As the Senate moves to debate the Senate health care bill, we're seeing another stream of opinion pieces that fall into the broad category of "Oh my God! Who would have thought that a government run health care plan would make coverage decisions based on political considerations?"
Most of them seem to come from feminists who blithely assume away concerns about the personhood of the fetus, and the staunch political opposition to subsidized abortion from those who lean towards the "person" side. This allows them to spend 1,000 words or so having a completely irrelevant discussion of the disparate effects of the Stupak amendment on poor women, arguing that women's reproductive health care is too real health care, and similarly unrelated side points.
Memo to authors: you could prove beyond a shadow of a doubt that women's health care is important, that this has a hugely disparate impact on women, that it will result in more women carrying unplanned pregnancies to term, etc . . . and that still wouldn't make a majority of the country want to pay for other peoples' abortions out of their tax dollars.
Moreover, there is near-perfect overlap between the group of people who most fervently desires a national health care system, and the group of people who are "strong" supporters of abortion rights (don't want them to be illegal at any time for any reason). This group thus has zero bargaining power, because at the end of the day, they are not going to walk away from this bill. The pro-lifers can and will.
(And no, you cannot get around this by arguing that the Catholic Church/evangelical liberals should care as much about the people who die from lack of health care as the fetuses killed by abortions. Last time I looked, there were over 1 million abortions a year in the United States. The most methodologically shoddy, activist-induced statistics on the number who die from lack of health insurance is 44,000, and the real number is much lower. The abortion statistics, on the other hand, are carefully collected numbers from a pro-choice group. Even if you only value a fetus as 1/20th of a person, the fetuses win.)
Moreover, abortion rights aren't really a good reason to walk away from this bill. The women who genuinely can't afford $500 bucks for an abortion are the women closest to the poverty line. Those women will be covered by Medicare, and they won't get abortion coverage anyway in most states. The women who will be buying insurance on the exchanges presumably mostly do not have health insurance now, and thus are losing nothing if their new insurance doesn't cover abortions.
The Joint Committee on Taxation does estimate that approximately 3 million people will exit employer-based health insurance for the exchanges, but almost certainly the majority of them will be people who are unlikely to be in need of abortion services, which are overwhelmingly consumed by a minority of women in a pretty narrow age band. Right now only 13% of abortions are currently paid for by private insurance.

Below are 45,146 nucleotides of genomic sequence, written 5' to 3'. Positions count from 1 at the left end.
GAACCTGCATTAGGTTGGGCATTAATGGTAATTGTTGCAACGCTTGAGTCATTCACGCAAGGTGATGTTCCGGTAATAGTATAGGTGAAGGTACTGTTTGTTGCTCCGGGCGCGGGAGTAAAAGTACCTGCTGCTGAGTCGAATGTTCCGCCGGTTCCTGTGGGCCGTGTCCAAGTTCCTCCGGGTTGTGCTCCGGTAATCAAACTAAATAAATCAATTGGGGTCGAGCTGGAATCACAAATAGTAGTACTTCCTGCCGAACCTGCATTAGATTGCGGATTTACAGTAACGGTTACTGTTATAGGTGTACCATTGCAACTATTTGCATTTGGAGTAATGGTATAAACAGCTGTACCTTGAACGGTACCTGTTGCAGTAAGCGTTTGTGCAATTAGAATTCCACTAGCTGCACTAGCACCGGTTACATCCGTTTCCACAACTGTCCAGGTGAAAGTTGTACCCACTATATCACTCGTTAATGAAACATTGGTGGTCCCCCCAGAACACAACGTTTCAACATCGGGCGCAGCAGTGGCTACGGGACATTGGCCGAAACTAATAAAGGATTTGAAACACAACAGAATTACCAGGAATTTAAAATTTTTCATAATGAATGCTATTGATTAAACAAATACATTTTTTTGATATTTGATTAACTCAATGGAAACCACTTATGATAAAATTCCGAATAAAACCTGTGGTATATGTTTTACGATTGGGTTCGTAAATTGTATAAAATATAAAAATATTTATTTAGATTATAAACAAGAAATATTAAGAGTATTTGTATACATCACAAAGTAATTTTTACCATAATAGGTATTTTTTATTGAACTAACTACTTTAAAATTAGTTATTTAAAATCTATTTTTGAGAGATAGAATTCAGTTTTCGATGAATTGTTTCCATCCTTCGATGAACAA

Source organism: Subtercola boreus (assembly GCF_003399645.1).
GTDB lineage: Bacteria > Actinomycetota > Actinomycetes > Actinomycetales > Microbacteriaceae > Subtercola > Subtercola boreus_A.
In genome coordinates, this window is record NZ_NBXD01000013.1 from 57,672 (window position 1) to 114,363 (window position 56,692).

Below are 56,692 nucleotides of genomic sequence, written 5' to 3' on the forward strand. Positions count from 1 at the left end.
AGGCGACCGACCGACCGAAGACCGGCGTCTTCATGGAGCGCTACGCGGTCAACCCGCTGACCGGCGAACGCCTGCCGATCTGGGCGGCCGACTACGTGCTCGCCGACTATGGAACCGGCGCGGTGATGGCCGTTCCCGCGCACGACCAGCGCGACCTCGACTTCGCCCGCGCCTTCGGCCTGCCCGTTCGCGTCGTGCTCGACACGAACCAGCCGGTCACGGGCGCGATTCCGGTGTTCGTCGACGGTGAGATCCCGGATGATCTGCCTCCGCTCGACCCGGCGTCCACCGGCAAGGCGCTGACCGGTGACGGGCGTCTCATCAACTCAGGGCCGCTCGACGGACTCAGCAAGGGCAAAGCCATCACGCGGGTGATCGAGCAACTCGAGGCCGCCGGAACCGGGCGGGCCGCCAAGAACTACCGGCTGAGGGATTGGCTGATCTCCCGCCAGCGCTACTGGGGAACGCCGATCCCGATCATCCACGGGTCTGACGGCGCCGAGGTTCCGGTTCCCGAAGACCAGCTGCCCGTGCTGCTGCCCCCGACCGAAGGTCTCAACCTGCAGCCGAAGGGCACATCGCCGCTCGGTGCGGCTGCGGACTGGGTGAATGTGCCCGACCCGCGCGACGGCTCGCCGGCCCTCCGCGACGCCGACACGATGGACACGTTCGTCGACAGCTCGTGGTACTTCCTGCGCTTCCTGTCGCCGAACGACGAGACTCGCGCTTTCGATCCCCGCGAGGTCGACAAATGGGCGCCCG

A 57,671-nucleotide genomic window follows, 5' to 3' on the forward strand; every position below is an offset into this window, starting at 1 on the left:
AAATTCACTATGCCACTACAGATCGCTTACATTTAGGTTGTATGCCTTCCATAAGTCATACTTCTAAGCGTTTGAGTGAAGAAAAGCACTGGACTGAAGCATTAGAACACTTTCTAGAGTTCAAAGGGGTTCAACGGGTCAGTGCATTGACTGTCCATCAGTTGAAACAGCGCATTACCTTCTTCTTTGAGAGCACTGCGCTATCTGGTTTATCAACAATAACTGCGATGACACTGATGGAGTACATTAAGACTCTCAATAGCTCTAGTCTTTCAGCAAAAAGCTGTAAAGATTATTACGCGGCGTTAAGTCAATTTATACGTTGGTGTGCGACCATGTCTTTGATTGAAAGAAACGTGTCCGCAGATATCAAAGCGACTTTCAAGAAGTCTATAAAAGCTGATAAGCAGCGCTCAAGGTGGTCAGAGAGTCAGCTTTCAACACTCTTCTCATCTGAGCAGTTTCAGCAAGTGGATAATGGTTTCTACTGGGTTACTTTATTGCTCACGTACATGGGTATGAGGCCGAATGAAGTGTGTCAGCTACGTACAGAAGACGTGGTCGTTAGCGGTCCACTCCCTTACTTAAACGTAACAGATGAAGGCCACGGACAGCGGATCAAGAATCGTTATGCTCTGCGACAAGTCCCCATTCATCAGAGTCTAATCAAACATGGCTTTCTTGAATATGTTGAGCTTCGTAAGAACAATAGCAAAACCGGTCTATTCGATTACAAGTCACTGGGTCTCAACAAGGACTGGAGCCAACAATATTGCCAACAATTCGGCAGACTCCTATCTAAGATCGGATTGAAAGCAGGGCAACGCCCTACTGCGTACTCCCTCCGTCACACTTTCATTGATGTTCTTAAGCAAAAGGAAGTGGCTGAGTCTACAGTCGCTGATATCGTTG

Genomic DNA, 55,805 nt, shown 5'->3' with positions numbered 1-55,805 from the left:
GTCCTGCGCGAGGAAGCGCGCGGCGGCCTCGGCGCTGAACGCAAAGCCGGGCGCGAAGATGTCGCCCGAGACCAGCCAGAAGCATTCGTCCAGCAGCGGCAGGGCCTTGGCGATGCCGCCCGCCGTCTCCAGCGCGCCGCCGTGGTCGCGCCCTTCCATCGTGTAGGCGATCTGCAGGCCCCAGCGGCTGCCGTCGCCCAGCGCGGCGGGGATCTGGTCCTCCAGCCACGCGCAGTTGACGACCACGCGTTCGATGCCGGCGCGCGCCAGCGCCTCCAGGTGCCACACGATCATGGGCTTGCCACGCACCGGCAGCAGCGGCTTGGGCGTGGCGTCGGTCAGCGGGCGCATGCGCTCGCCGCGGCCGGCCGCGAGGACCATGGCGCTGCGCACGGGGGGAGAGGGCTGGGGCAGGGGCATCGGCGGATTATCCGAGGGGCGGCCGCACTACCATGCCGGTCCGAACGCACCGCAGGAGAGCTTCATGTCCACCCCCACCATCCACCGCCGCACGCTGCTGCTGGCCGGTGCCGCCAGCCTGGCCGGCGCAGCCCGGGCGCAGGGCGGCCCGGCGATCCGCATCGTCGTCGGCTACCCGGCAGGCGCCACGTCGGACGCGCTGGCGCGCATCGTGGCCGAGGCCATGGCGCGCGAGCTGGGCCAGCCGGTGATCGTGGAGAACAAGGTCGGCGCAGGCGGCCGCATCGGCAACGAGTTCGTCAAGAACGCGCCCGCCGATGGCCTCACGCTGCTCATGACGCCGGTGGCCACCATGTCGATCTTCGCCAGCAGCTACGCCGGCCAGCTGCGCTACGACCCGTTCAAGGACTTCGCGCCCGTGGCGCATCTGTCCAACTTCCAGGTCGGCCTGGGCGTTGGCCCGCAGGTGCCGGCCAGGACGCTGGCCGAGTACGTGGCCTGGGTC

If insurers do take abortion services out of their coverage, then according to the model used by the CBO and the JCT, that will reduce the price of insurance, and that money will flow back into paychecks.
Obviously, I am not saying that feminists shouldn't worry whether women will be denied access to abortion if this passes. But the number of people who are going to lose access that they currently have, and therefore be forced to carry a pregnancy to term, is not likely to be all that large. We're mostly talking about a modest number of women who will have to hand over several hundred dollars that they would really rather spend elsewhere. The very small number of women who currently have access to abortion services, and will lose them, and cannot get together a few hundred dollars for an abortion in time--those women can easily be taken care of if everyone who is outraged by this makes a small donation to Planned Parenthood.
So I don't get the outsized reaction to all this--I mean, outside the professional interest groups, who of course are contractually obligated to get outraged about everything. Fears that women will lose their current access to abortion often seem to be muddled together with frustration at not being able to expand access to abortion. But anyone who was not seriously entangled in an opaque ideological cocoon could see that using government funds to help expand access to abortion was never. going. to. happen. More people are against it than for it, and they're in a stronger bargaining position.
I wouldn't mind the complaining so much except for one thing; it's actually absorbing the energy, and media attention, that should be used to debate a real setback for women's reproductive health: the current Senate bill apparently does not include routine gynecological care in its basic package of required services.
Regular pap smears are the reason that cervical cancer is no longer a leading killer of women, and the exams can also help detect other problems that menace women's health and fertility. Most of the women who leave their employer plans for the exchanges won't be getting abortions--but most of them should be getting annual exams. Why not focus the movement's energy on something with a prayer of actually changing these bills for the better?
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